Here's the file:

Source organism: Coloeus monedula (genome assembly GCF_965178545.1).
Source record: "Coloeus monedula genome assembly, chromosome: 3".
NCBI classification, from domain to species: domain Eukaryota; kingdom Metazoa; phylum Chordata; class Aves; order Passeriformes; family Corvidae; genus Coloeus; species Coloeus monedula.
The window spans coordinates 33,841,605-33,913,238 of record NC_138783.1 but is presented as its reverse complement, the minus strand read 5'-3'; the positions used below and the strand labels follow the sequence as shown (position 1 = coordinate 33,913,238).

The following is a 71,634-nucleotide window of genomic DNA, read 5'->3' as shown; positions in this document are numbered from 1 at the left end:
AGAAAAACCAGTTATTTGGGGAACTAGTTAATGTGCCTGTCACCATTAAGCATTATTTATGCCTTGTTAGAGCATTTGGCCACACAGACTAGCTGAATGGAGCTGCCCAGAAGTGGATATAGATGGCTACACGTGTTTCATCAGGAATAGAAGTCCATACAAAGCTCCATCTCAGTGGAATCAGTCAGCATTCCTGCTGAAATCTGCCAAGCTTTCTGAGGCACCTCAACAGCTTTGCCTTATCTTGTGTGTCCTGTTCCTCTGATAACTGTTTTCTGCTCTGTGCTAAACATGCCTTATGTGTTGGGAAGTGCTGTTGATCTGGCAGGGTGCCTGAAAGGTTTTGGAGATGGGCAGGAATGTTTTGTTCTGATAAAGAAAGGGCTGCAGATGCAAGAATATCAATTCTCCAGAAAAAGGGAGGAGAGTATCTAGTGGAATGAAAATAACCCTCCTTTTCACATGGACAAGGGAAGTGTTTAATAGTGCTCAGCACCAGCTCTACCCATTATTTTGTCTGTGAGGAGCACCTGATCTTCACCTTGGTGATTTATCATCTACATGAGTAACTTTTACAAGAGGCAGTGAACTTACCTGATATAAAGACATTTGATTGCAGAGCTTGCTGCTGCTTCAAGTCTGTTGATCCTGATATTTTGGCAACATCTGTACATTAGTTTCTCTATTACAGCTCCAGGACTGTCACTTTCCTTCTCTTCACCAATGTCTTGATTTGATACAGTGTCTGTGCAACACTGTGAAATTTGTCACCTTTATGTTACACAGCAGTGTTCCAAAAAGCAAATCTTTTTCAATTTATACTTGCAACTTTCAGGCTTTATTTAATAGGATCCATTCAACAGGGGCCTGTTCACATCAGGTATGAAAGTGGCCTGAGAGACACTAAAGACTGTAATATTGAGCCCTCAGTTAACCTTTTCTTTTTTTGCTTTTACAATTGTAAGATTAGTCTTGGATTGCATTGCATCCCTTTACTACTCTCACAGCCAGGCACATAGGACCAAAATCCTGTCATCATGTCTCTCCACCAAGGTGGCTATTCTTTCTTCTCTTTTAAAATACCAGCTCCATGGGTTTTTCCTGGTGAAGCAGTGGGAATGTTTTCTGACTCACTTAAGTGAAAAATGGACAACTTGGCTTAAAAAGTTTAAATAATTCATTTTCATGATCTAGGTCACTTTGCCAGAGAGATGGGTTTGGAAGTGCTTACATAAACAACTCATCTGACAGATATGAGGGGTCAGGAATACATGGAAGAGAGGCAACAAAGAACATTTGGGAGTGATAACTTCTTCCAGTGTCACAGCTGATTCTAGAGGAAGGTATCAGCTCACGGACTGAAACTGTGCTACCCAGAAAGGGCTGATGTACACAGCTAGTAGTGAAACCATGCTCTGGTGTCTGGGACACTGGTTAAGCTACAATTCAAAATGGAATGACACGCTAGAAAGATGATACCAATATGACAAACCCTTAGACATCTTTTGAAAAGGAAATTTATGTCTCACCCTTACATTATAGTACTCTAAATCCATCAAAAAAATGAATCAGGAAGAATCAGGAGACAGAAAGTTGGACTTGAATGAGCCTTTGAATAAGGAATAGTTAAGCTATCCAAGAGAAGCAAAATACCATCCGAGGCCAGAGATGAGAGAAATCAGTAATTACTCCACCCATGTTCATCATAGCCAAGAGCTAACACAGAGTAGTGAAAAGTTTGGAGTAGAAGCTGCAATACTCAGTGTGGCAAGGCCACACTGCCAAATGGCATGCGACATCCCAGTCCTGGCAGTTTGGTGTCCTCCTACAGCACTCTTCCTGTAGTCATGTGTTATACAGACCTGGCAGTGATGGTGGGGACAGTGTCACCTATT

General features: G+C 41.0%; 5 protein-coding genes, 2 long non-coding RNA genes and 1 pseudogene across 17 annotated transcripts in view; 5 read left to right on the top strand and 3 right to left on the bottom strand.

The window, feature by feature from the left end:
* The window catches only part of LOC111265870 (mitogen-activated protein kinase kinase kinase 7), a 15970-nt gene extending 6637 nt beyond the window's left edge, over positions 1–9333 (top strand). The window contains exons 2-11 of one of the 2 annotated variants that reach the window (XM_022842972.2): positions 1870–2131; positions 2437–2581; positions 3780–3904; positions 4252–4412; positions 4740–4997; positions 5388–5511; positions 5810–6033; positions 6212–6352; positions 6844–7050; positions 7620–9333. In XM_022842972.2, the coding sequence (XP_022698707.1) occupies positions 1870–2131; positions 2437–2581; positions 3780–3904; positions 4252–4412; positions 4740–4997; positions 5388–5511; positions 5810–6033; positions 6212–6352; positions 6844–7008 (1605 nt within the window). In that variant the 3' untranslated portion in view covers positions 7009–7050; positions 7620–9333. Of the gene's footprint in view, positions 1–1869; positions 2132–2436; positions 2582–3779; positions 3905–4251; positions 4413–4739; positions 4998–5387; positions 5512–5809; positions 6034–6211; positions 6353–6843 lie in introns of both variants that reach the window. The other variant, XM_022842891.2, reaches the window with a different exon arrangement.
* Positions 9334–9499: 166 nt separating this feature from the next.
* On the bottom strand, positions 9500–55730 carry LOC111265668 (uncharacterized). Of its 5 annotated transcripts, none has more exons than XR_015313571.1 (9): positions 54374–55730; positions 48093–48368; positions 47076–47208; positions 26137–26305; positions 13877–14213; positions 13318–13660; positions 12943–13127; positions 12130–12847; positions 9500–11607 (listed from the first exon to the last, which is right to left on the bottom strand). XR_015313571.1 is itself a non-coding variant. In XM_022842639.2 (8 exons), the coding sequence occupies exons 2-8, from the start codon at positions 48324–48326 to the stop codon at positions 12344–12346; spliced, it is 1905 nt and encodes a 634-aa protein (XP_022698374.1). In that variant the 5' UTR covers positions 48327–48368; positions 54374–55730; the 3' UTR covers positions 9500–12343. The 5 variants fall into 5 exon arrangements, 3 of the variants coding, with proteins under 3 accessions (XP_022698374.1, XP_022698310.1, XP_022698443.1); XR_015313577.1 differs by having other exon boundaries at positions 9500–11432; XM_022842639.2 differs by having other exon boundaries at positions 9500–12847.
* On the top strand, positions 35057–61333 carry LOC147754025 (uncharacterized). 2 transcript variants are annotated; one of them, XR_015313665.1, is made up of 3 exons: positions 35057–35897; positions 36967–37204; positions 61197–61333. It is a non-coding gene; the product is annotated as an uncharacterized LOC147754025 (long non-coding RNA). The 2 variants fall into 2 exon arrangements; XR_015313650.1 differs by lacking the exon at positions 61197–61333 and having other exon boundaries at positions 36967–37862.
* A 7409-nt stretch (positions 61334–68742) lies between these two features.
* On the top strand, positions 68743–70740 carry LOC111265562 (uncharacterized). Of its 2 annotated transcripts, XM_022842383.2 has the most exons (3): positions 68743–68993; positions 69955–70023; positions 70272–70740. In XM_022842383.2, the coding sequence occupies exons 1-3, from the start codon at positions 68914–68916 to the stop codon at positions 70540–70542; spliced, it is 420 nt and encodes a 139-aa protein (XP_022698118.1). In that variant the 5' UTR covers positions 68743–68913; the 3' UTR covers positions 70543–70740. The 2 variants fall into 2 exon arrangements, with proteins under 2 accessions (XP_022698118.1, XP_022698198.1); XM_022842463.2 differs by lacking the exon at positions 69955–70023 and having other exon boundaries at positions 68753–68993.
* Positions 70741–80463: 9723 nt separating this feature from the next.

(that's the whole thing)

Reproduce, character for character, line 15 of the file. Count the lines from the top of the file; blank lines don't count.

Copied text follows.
* Positions 70741–80463: 9723 nt separating this feature from the next.